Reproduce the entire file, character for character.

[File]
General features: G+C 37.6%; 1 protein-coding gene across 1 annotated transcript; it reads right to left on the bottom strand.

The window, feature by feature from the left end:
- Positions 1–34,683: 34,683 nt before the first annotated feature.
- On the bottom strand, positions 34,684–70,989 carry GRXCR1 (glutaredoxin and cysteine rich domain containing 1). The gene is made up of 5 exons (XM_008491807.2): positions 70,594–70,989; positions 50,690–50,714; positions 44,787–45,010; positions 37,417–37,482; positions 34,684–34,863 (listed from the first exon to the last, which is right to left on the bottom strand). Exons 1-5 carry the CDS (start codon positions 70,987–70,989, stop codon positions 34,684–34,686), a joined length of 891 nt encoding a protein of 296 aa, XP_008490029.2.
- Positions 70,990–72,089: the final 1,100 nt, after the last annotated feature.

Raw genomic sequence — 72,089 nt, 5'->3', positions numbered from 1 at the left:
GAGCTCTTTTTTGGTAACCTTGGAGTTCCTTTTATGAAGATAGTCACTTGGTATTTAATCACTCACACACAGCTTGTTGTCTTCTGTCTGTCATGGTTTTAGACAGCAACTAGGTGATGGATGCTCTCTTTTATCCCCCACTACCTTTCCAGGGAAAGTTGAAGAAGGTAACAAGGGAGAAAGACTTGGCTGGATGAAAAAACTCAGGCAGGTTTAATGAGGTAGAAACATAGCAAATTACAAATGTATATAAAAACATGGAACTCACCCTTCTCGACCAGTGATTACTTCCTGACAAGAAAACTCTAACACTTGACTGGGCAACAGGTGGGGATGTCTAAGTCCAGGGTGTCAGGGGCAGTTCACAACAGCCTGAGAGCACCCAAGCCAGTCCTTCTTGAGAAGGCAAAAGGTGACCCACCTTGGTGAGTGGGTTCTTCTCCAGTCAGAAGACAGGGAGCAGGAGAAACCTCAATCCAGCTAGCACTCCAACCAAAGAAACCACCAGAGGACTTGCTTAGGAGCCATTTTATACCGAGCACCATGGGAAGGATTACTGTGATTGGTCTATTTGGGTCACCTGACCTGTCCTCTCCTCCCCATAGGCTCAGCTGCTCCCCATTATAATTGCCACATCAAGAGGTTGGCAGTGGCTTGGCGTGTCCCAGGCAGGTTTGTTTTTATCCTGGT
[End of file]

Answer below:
General features: G+C 37.6%; 1 protein-coding gene across 1 annotated transcript; it reads right to left on the bottom strand.

The window, feature by feature from the left end:
- Positions 1–34,683: 34,683 nt before the first annotated feature.
- On the bottom strand, positions 34,684–70,989 carry GRXCR1 (glutaredoxin and cysteine rich domain containing 1). The gene is made up of 5 exons (XM_008491807.2): positions 70,594–70,989; positions 50,690–50,714; positions 44,787–45,010; positions 37,417–37,482; positions 34,684–34,863 (listed from the first exon to the last, which is right to left on the bottom strand). Exons 1-5 carry the CDS (start codon positions 70,987–70,989, stop codon positions 34,684–34,686), a joined length of 891 nt encoding a protein of 296 aa, XP_008490029.2.
- Positions 70,990–72,089: the final 1,100 nt, after the last annotated feature.

Raw genomic sequence — 72,089 nt, 5'->3', positions numbered from 1 at the left:
GAGCTCTTTTTTGGTAACCTTGGAGTTCCTTTTATGAAGATAGTCACTTGGTATTTAATCACTCACACACAGCTTGTTGTCTTCTGTCTGTCATGGTTTTAGACAGCAACTAGGTGATGGATGCTCTCTTTTATCCCCCACTACCTTTCCAGGGAAAGTTGAAGAAGGTAACAAGGGAGAAAGACTTGGCTGGATGAAAAAACTCAGGCAGGTTTAATGAGGTAGAAACATAGCAAATTACAAATGTATATAAAAACATGGAACTCACCCTTCTCGACCAGTGATTACTTCCTGACAAGAAAACTCTAACACTTGACTGGGCAACAGGTGGGGATGTCTAAGTCCAGGGTGTCAGGGGCAGTTCACAACAGCCTGAGAGCACCCAAGCCAGTCCTTCTTGAGAAGGCAAAAGGTGACCCACCTTGGTGAGTGGGTTCTTCTCCAGTCAGAAGACAGGGAGCAGGAGAAACCTCAATCCAGCTAGCACTCCAACCAAAGAAACCACCAGAGGACTTGCTTAGGAGCCATTTTATACCGAGCACCATGGGAAGGATTACTGTGATTGGTCTATTTGGGTCACCTGACCTGTCCTCTCCTCCCCATAGGCTCAGCTGCTCCCCATTATAATTGCCACATCAAGAGGTTGGCAGTGGCTTGGCGTGTCCCAGGCAGGTTTGTTTTTATCCTGGT